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    Expecting a Baby? Expect Changes in Skin, Hair, and Nails

    WebMD Health News

    July 26, 2001 -- In old Hollywood movies it's easy to tell if a woman is pregnant by looking at her face. She is glowing with a special, radiant beauty, and it always gives her away. Think Donna Reed as Mary Bailey in, "It's a Wonderful Life."

    In real life, only a few very lucky women can list radiance and glow as their most dominant dermatological traits during pregnancy. The vast majority have to put up with one or all of the following: dark blotches on the skin, hair growth in unusual areas, thinning hair, rashes, pimples, stretch marks, and brittle or splitting nails.

    If you are pregnant and feeling more like the Bride of Frankenstein than a Frank Capra heroine, relax, experts say. Skin, hair, and nail changes are to be expected, and they usually go away in the months after your baby is born.

    "Women know about the stretch marks, but many of the other very common dermatological changes during pregnancy, like hyperpigmentation, aren't very well known," Massachusetts dermatologist Lisa M. Cohen, MD, tells WebMD. "I don't think they are talked about very much."

    Cohen and colleague George Kroumpuzos, MD, reviewed published studies on dermatological changes during pregnancy and published their findings in the July issue of the Journal of the American Academy of Dermatology.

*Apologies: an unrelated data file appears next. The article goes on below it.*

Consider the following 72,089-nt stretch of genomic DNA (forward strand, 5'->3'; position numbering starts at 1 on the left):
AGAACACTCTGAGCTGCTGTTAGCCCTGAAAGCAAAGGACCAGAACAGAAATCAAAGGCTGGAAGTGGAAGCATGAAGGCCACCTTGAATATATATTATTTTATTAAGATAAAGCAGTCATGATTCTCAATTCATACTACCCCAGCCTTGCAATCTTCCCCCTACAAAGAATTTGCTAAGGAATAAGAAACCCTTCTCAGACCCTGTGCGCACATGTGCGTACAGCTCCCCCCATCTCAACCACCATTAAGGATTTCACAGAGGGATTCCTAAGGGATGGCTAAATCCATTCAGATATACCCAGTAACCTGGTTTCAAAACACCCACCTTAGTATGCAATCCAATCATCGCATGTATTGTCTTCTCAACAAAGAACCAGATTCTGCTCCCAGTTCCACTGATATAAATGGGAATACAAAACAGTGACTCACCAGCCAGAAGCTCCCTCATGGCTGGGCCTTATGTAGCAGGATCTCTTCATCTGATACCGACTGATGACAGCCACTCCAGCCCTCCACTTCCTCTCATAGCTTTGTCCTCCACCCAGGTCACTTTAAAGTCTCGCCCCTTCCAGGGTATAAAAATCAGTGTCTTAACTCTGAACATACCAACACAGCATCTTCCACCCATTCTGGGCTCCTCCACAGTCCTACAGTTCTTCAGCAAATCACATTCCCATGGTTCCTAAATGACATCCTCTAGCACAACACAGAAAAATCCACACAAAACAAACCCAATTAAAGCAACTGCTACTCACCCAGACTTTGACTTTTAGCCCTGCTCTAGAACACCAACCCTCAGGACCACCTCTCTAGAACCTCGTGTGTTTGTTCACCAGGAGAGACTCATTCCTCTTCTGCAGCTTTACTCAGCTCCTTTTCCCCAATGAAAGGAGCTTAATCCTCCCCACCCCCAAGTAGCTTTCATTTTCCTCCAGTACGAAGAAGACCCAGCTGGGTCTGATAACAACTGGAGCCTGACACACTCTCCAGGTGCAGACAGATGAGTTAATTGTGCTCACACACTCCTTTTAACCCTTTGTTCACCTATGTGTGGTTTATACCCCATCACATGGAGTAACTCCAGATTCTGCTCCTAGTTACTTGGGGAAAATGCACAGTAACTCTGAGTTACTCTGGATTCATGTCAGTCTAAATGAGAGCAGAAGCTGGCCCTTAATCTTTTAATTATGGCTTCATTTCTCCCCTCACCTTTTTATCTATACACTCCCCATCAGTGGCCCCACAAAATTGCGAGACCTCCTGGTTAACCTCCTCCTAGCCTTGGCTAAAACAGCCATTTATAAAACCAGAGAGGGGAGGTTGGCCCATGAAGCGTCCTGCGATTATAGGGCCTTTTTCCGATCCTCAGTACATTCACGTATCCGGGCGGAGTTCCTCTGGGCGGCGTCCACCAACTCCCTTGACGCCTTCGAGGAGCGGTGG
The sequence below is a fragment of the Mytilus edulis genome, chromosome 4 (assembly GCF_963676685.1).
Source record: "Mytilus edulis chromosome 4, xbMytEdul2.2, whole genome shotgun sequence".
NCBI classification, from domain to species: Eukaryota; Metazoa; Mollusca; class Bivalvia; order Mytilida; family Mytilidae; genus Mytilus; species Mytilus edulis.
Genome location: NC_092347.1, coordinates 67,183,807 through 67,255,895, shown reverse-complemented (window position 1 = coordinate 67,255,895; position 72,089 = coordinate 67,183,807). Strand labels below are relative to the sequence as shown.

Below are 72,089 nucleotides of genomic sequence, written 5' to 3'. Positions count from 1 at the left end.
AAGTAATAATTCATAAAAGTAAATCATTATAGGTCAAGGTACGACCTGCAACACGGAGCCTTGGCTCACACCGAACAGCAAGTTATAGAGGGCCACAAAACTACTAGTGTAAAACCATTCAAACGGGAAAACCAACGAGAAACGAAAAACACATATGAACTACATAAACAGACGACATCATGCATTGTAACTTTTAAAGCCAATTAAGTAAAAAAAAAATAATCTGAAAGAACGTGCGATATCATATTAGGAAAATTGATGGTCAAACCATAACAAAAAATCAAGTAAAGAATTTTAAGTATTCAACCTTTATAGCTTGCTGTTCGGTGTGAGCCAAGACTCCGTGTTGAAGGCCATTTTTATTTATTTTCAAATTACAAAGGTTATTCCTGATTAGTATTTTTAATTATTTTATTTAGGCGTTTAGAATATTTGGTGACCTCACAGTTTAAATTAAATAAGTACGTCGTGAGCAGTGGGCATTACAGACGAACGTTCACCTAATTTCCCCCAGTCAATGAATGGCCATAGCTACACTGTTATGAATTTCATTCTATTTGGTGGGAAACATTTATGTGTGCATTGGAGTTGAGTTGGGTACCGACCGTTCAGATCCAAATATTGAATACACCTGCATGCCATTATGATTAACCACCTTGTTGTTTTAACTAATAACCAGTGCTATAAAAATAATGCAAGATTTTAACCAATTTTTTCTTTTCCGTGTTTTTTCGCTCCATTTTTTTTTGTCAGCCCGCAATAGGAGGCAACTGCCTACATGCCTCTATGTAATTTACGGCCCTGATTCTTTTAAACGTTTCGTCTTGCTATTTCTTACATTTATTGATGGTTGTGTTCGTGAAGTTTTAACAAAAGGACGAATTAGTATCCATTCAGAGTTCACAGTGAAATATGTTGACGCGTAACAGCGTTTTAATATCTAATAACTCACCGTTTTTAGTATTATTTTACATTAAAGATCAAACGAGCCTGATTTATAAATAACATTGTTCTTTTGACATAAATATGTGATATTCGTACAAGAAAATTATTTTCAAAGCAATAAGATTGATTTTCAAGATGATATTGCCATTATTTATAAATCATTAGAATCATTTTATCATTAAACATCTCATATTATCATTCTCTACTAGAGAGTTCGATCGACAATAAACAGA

Hyperpigmentation, or the darkening of the skin, especially on the nipples and the abdomen, occurs in 90% of pregnant women. It is caused by the increased production of melanin, a substance that gives color to the skin and hair.

    Melasma, more commonly known as the "mask of pregnancy," occurs in 70% of pregnant women, and may involve darkening of the cheeks, forehead, nose, and chin. This blotchy darkening usually disappears after pregnancy, but the best way to prevent it from occurring in the first place is with the diligent use of sunscreen, Cohen says.

    "Even if you only go outside for 15 minutes, you can [worsen] this condition," she tells WebMD. "Just a little sun every day can really hurt if you don't protect yourself."

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